Roberto Ferruzzi

From Wikipedia, the free encyclopedia
Jump to navigation Jump to search
Roberto Ferruzzi
Ferruzzi Reproduktion.jpg
A copy of the Madonnina
Born Roberto Ferruzzi
(1853-12-16)16 December 1853
Šibenik, Dalmatia
Died 16 February 1934(1934-02-16) (aged 80)
Venice, Italy
Nationality Italian
Notable work Madonnina

Roberto Ferruzzi (Italian: [roˈbɛrto ferˈruʦʦi]; 16 December 1853 – 16 February 1934)[1] was an Italian artist. He is best known for the painting Madonnina[2] that won the second Venice Biennale in 1897.

Biography[edit]

Roberto Ferruzzi was born in Šibenik, in Dalmatia, in 1853 to Italian parents. At four he moved to Venice with his family. After the death of his father, a lawyer, he came back to Dalmatia and to study classics. In 1868, he returned to Venice to enroll in the Liceo Marco Foscarini. He subsequently entered the University of Padua, and graduated with a law degree. However instead of practicing law, he gained vocation as a self-taught painter.[3]

Afterwards, he moved to Luvigliano, a frazione of Torreglia, where he painted Madonnina in 1897.[4]

In 1883 at Turin, he first exhibited, mostly figure paintings. In 1887, he exhibited at Venice a canvas titled La prima penitenza, depicting a genre subject, of a boy praying a rosary in penance for some bad behavior, while his grandmother looks on amused. In 1891-1892 at the Palermo exposition his genre painting Hush! won an award. In 1897 at Venice, he exhibited the Madonnina and Toward the Light.[5]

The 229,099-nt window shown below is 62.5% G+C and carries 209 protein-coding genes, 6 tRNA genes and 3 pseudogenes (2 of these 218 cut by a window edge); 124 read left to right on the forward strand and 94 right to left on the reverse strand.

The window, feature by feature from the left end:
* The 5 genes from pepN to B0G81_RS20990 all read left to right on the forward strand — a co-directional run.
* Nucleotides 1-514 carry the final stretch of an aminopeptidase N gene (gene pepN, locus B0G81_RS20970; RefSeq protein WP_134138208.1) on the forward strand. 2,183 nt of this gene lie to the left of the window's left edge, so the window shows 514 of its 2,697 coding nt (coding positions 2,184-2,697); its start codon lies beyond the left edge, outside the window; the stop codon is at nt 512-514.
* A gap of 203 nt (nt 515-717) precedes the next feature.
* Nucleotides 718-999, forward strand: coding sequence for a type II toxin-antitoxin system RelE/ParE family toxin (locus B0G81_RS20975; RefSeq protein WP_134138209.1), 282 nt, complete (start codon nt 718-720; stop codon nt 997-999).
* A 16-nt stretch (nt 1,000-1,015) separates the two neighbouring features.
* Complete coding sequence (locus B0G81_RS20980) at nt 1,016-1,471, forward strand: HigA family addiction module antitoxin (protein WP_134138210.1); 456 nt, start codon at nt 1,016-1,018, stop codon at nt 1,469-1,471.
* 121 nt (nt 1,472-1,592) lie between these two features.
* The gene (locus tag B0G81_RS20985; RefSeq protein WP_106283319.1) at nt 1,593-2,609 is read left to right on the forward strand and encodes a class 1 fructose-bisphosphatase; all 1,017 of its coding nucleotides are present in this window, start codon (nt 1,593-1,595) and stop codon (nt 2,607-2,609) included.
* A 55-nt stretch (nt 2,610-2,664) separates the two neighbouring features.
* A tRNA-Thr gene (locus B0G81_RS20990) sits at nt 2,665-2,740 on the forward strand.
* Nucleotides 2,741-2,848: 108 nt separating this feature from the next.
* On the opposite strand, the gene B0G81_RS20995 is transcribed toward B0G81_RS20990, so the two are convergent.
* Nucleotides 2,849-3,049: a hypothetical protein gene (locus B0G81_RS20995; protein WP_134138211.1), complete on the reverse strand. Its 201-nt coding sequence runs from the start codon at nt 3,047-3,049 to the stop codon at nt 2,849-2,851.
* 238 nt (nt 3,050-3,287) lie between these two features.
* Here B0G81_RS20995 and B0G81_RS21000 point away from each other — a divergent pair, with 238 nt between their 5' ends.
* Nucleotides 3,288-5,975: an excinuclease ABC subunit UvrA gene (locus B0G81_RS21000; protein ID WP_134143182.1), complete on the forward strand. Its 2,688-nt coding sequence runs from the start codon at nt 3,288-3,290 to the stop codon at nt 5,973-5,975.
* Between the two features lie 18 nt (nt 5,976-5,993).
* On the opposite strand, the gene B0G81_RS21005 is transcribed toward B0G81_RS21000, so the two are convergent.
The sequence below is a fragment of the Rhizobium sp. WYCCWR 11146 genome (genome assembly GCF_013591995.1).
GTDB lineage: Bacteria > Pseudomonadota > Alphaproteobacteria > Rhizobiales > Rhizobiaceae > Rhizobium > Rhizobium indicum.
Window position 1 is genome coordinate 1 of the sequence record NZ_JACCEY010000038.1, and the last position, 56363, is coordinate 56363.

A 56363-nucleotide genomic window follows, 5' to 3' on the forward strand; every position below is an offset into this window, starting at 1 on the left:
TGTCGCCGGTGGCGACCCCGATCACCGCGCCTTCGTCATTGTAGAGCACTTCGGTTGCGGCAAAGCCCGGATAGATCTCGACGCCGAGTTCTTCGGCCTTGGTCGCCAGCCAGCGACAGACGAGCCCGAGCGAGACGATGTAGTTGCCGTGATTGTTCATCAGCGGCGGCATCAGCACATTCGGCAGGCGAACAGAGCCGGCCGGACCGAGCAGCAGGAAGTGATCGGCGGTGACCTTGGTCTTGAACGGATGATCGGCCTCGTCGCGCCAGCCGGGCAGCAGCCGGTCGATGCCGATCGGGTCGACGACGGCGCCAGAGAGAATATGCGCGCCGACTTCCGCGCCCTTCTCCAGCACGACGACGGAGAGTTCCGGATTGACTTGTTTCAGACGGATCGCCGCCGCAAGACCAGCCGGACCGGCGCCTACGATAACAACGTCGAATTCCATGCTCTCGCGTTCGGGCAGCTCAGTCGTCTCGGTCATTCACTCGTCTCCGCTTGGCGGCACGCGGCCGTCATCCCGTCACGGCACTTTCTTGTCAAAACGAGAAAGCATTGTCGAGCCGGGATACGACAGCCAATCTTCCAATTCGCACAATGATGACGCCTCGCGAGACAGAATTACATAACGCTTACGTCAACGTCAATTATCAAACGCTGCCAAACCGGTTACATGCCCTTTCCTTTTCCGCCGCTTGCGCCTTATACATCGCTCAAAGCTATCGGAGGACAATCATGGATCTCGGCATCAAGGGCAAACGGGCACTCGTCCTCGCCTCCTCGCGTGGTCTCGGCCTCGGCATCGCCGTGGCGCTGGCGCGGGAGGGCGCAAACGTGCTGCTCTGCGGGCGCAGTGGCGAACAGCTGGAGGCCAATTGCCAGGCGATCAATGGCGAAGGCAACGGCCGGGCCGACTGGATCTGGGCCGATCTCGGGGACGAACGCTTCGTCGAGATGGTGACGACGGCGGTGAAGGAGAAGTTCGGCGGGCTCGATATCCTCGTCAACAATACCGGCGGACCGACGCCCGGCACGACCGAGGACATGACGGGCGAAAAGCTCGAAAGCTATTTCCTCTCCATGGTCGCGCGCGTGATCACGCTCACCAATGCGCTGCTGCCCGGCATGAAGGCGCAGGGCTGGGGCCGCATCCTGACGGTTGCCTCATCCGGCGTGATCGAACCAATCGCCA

Ferruzzi died on 16 February 1934 in Venice and was buried in the small cemetery of Luvigliano in his family's plot, near his wife Ester Sorgato and his daughter Mariska.

Two descendants had his name: the son Roberto (nicknamed Bobo), a painter of lagoons, and the grandson Roberto (nicknamed Robi), an art appraiser and antiquarian.

References[edit]

  1. ^ IL DALMATA, ottobre 2008, PDF
  2. ^ Madonna of the Streets
  3. ^ La Biennale di Venezia, Volume 2, by Esposizione (2 : 1897) page 109-110.
  4. ^ "Madonnina del Ferruzzi" (in Italian). luvigliano.it. Retrieved 17 December 2014. 
  5. ^ History of Modern Italian Art, by Ashton Rollins Willard (1902), page 644-645.

External links[edit]

÷